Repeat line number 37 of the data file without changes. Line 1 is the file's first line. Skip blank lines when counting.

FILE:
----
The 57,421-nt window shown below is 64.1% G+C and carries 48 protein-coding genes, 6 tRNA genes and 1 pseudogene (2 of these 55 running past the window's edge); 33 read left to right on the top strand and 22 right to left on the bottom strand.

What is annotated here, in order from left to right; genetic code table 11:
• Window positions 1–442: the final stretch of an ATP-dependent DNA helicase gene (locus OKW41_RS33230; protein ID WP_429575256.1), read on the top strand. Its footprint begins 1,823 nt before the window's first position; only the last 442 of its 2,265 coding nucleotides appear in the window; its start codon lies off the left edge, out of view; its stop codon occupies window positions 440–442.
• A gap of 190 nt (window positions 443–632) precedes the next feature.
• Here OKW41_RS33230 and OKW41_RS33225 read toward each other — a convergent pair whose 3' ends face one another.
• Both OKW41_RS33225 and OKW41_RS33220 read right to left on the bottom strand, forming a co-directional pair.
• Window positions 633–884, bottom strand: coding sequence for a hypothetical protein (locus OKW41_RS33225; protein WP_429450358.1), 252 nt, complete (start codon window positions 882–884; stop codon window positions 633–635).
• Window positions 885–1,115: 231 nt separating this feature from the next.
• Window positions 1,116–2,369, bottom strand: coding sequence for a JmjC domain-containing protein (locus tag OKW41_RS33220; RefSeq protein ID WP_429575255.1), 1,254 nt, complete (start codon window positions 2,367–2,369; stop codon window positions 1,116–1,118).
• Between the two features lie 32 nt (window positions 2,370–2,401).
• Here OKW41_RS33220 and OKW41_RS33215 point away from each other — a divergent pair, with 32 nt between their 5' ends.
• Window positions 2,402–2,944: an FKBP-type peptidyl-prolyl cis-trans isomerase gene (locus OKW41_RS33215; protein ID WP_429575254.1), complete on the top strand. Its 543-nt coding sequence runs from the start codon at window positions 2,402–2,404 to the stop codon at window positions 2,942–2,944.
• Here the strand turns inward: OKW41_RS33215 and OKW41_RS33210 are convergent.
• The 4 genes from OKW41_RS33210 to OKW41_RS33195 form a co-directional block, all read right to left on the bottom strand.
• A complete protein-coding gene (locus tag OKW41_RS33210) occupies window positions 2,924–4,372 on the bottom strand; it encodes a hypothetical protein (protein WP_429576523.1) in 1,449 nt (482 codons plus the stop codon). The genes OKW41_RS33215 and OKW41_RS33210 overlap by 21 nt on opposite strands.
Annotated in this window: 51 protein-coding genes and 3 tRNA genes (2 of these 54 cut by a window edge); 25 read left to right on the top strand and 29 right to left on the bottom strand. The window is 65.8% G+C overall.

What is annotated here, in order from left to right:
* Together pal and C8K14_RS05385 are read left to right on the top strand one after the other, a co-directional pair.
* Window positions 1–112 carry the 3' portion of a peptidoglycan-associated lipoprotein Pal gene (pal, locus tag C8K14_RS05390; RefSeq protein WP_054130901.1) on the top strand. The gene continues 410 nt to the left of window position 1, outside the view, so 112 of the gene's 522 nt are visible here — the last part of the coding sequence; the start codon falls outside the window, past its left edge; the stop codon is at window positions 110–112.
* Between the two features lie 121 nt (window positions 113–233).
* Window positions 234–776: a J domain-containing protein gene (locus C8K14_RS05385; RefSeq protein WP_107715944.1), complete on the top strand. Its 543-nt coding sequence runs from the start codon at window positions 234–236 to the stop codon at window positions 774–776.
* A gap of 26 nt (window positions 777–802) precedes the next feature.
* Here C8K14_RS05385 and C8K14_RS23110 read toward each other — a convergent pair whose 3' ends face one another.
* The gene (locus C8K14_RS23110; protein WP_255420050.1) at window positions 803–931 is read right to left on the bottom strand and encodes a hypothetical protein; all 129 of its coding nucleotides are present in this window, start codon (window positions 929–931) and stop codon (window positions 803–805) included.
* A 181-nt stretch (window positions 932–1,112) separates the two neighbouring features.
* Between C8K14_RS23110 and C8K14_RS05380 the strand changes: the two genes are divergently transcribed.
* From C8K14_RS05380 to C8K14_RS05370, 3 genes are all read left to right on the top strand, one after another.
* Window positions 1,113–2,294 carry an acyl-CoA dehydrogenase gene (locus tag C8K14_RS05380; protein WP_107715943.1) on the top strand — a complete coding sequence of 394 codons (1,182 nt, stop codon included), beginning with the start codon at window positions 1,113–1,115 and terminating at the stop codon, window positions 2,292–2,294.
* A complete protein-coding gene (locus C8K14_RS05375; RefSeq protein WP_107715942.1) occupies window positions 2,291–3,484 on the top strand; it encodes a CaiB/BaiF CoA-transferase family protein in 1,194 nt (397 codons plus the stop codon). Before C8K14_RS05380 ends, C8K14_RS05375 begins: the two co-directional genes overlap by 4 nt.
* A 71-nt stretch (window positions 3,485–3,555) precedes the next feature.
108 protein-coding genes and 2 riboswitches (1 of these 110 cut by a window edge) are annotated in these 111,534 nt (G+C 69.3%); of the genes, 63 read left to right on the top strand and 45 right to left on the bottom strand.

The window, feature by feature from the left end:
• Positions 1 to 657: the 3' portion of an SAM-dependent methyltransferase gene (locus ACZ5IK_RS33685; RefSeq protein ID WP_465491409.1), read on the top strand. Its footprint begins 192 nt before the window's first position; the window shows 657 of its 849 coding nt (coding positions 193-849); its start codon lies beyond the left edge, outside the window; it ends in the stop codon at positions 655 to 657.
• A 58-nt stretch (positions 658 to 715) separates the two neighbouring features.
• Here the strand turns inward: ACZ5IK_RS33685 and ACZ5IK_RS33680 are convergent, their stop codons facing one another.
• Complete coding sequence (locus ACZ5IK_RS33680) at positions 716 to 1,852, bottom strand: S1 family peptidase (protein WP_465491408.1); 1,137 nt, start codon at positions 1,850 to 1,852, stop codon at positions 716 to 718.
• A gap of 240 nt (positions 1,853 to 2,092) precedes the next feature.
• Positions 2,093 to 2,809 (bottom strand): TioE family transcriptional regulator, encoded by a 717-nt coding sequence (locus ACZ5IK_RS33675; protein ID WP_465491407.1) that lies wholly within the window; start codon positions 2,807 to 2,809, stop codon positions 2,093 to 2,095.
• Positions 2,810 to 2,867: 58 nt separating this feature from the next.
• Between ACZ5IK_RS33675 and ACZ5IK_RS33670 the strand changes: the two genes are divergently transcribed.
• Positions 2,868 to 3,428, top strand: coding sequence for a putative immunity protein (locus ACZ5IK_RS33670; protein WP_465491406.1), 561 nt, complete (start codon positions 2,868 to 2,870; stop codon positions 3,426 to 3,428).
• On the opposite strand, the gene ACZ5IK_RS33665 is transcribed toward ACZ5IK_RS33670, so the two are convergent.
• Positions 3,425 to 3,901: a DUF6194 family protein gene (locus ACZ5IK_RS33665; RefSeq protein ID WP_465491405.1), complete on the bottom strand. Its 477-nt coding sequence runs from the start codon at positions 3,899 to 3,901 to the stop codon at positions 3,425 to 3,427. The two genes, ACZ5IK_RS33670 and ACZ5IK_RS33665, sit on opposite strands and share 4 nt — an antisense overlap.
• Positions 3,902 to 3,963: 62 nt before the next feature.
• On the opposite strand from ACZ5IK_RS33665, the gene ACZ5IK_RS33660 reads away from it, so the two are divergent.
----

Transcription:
• A gap of 240 nt (positions 1,853 to 2,092) precedes the next feature.